Sleep is important for everyone. However, it’s arguably more important for young parents who often find themselves deprived of the restorative effects that shut-eye is intended to provide. And, unfortunately, this can directly impact the way in which couples parent their children.
The Impact of Sleep Deprivation on Parenting
As cute as they are, babies have a way of impacting and disrupting their parents’ sleep quality and duration. And according to a recent study that analyzed data from thousands of men and women, new parents face up to six years of grueling sleep deprivation.
The study, which was led by a team of researchers at the University of Warwick, found that the negative impact on sleep peaks at three months and has the most significant influence on mothers.
Participants were asked to rate their sleep quality on a scale from 0 to 10 on an ongoing basis. The research team found that women reported a decline of 1.7 points in the first year after the birth of their first child. The dip was just over a point for second and third children.
In the three months after having a child, women reported losing more than an hour of sleep per night. And while similar trends were identified in fathers, the effects weren’t nearly as drastic. At three months post-birth, fathers lost just an average of 13 minutes of sleep per night.
Interestingly, the research team discovered that the impact of the first child stuck around for both parents. Even after subsequent children were accounted for, women were still deprived of both sleep quality and sleep quantity for four to six years after the birth of the initial child. On average, sleep satisfaction was rated one point lower than average, while sleep duration was cut by 25 minutes.
On paper, a dip in sleep quality and quantity might not seem like such a big deal. However, separate research shows that it has a negative impact on how mothers and fathers parent their children.
According to a study from Kelly Tu at the University of Illinois, mothers who don’t get enough sleep – or those who take longer to fall asleep – have, among other things, a much greater tendency to engage in permissive parenting (which is marked by inconsistent or lax discipline). This includes parents of both young children and adolescents.
Tu’s research found that when mothers didn’t receive enough sleep – or got poor quality sleep – it affected their levels of permissiveness with adolescent children. It’s presumed that their lack of sleep impacted their irritableness, attention, and focus. This caused them to be less consistent in their parenting. (On the positive side of things, mothers who received adequate sleep were less likely to be permissive with their children.)
A lack of sleep also depletes patience, suppresses the immune system, and limits a parent’s ability to be focused, supportive, and emotionally present for their children.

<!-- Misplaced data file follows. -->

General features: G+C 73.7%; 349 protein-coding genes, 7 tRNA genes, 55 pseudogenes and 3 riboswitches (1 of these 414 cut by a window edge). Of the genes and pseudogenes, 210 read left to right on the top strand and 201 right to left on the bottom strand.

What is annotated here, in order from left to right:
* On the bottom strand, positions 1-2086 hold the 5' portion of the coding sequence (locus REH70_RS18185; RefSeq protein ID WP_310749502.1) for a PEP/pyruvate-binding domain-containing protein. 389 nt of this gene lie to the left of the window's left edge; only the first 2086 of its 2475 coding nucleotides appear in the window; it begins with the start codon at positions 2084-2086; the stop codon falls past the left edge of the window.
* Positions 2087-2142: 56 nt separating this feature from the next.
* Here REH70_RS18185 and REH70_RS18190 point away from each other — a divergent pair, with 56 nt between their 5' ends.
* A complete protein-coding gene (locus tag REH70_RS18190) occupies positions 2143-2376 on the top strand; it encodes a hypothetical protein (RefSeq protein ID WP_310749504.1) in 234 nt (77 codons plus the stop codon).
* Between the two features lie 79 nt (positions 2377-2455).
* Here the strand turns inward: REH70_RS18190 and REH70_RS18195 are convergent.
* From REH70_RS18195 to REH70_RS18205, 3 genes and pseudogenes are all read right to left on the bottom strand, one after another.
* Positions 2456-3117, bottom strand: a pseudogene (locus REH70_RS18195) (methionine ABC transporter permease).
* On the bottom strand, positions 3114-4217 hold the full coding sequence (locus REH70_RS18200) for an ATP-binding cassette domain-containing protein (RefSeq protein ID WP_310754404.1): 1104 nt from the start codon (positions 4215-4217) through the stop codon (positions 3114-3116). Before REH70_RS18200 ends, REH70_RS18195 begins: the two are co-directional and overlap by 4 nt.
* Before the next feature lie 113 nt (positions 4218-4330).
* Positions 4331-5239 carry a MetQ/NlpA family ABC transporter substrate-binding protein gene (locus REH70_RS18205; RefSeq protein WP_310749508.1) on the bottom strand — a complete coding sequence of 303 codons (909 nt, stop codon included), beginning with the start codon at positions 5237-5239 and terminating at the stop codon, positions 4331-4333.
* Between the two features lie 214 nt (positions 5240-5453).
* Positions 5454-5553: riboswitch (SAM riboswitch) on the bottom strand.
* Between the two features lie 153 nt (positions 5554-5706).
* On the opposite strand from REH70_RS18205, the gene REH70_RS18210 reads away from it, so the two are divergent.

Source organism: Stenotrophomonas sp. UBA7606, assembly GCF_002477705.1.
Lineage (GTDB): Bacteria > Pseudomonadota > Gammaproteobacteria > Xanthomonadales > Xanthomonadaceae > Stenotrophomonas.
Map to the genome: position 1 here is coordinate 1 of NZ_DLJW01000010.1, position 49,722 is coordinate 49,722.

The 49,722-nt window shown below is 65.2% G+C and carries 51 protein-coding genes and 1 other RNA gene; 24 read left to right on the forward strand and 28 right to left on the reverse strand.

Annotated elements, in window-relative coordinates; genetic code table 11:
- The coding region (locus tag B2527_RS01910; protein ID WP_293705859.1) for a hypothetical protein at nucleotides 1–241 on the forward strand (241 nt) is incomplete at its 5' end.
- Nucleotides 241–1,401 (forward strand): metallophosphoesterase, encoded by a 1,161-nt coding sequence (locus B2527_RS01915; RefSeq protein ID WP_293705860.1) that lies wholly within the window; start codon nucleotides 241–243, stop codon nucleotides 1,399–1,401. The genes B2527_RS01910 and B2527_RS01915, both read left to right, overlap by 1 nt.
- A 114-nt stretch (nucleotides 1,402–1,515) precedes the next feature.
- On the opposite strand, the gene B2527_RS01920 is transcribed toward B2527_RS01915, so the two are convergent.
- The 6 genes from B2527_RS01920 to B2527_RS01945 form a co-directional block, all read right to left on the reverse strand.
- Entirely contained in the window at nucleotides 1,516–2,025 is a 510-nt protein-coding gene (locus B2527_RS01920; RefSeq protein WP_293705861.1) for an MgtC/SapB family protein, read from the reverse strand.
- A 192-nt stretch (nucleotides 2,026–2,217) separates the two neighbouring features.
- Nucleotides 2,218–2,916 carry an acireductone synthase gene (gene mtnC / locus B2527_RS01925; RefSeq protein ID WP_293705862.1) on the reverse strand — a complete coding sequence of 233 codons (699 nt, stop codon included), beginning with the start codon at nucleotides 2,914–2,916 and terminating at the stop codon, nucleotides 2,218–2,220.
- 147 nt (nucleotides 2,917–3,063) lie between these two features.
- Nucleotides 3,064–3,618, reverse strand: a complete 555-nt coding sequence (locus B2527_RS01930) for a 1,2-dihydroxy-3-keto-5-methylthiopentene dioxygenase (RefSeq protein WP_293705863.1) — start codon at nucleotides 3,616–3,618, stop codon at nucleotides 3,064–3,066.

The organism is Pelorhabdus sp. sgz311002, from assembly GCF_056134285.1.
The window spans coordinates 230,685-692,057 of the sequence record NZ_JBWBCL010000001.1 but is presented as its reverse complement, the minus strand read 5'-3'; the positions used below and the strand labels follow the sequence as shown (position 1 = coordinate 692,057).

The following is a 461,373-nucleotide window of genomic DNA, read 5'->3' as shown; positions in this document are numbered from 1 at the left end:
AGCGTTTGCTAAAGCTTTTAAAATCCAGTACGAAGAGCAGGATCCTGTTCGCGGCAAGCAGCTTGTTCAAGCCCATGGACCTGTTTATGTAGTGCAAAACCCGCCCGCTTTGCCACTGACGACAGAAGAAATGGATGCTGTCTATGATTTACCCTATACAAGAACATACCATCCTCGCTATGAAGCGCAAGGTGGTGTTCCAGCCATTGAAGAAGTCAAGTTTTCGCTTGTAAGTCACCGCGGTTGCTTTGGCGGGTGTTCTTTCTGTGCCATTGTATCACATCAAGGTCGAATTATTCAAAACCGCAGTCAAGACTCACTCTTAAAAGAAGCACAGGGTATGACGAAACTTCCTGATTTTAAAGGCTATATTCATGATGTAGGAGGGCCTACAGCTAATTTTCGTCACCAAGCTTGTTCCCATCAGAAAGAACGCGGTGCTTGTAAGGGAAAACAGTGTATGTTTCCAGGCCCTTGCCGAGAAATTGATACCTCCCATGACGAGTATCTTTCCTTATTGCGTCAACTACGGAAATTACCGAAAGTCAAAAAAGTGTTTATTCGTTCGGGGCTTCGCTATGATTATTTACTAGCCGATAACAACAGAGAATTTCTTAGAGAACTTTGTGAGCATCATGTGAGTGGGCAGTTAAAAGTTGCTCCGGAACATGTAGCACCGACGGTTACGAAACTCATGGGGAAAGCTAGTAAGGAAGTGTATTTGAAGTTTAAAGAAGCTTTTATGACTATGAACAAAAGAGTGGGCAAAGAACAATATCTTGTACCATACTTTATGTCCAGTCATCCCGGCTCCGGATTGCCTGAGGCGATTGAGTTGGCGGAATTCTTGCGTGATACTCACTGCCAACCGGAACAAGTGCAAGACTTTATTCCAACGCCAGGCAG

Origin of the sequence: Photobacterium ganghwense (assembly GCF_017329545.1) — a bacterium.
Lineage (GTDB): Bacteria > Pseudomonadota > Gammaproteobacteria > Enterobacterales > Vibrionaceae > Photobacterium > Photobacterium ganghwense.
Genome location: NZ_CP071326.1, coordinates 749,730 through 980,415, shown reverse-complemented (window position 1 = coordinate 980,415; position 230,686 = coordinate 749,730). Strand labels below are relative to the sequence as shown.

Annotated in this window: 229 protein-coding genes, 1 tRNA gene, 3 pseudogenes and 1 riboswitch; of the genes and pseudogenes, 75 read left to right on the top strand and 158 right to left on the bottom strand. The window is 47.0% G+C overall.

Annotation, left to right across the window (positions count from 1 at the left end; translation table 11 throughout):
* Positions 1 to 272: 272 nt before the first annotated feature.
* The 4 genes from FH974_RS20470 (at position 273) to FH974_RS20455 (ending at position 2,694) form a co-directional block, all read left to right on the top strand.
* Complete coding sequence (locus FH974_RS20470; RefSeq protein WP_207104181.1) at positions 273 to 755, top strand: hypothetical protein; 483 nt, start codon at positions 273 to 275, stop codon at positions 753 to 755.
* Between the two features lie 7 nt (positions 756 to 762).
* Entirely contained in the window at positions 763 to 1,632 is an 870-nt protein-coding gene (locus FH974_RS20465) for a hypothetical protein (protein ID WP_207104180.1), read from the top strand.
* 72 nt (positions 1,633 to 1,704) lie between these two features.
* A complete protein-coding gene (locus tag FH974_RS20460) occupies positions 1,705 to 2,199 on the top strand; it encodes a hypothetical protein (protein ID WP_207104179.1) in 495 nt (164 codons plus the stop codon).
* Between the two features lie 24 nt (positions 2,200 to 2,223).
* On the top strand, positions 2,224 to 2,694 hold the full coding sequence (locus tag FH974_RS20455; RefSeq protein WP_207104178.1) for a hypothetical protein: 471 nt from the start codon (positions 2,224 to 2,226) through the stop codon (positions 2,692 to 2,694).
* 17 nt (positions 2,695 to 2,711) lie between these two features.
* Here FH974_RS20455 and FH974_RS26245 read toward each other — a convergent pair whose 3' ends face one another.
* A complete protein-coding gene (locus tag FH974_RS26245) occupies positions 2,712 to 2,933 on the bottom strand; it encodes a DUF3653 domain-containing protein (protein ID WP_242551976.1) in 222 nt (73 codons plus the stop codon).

Sleeping Better: 4 Tips for Parents
While children will always have some influence on sleep quality, there are tangible steps you can take to reduce the impact they have. Here are a few suggestions:
Get Children on a Routine
Humans are habitual creatures. We thrive on schedules, predictability, and routines. The question is, do your children have a bedtime routine?
When children have a bedtime routine, they fall asleep faster and wake up fewer times during the night. Not only does this have a positive impact on the growth and development of your kids, but it also positively impacts your sleep quality.
For starters, your kids need to go to bed at the same time every night. They should also be exposed to the same cues prior to bed (and ideally in the same order). This may include a combination of brushing teeth, using the restroom, getting in pajamas, reading a bedtime story, talking about the day, and setting expectations for the following day.
Reconsider Your Mattress
When was the last time you replaced your mattress?
Standard mattresses aren’t designed to last for more than 10 years – yet many people continue to sleep on their mattresses for decades!
Old mattresses break down over time and no longer provide the support needed for quality sleep. As a result, people wake up feeling sore and unrested.
Don’t wait to purchase a new mattress. Go ahead and buy a new one before your current one gives out. By upgrading your mattress to one that’s right for your body – and adorning it with high thread count sheets and luxury bedding – you’ll find it easier to get the rejuvenating sleep you need to be an engaged parent.
Set a Sleep Schedule
If you’re like most parents, you sort of stumble into bed whenever you feel like it. That might be 9 p.m. one night and midnight the next. But you need consistency just as much as your children.
Set a sleep schedule and try to go to sleep and wake up at the same time each day. While it could take a couple of weeks to get used to it, your body’s internal clock will eventually catch up and you’ll find it easier to get the rest you need to function well.
Watch What You Eat and Drink
Be mindful of what you eat/drink, as well as when. While coffee is fine in the morning, too much caffeine in the afternoon or evening hours can make it hard to fall asleep. The same goes for alcohol. Though a glass of wine can help you relax after the kids go to bed, it ultimately inhibits your sleep quality by making you more prone to restlessness in the middle of the night.
Catch a Few More Zzzs
Sleep deprivation is a widespread problem among parents – mothers especially. Whether it’s falling asleep, staying asleep, or getting enough sleep, parents of infants, toddlers, and young children struggle to get the quality shut eye that they need to parent with patience, poise, and purpose.
If you’re struggling to sleep, now’s the time to reevaluate what you’re doing so that you can make the necessary changes to improve sleep quality and enjoy the restorative effects of proper rest. Which of these tips can you start implementing this week?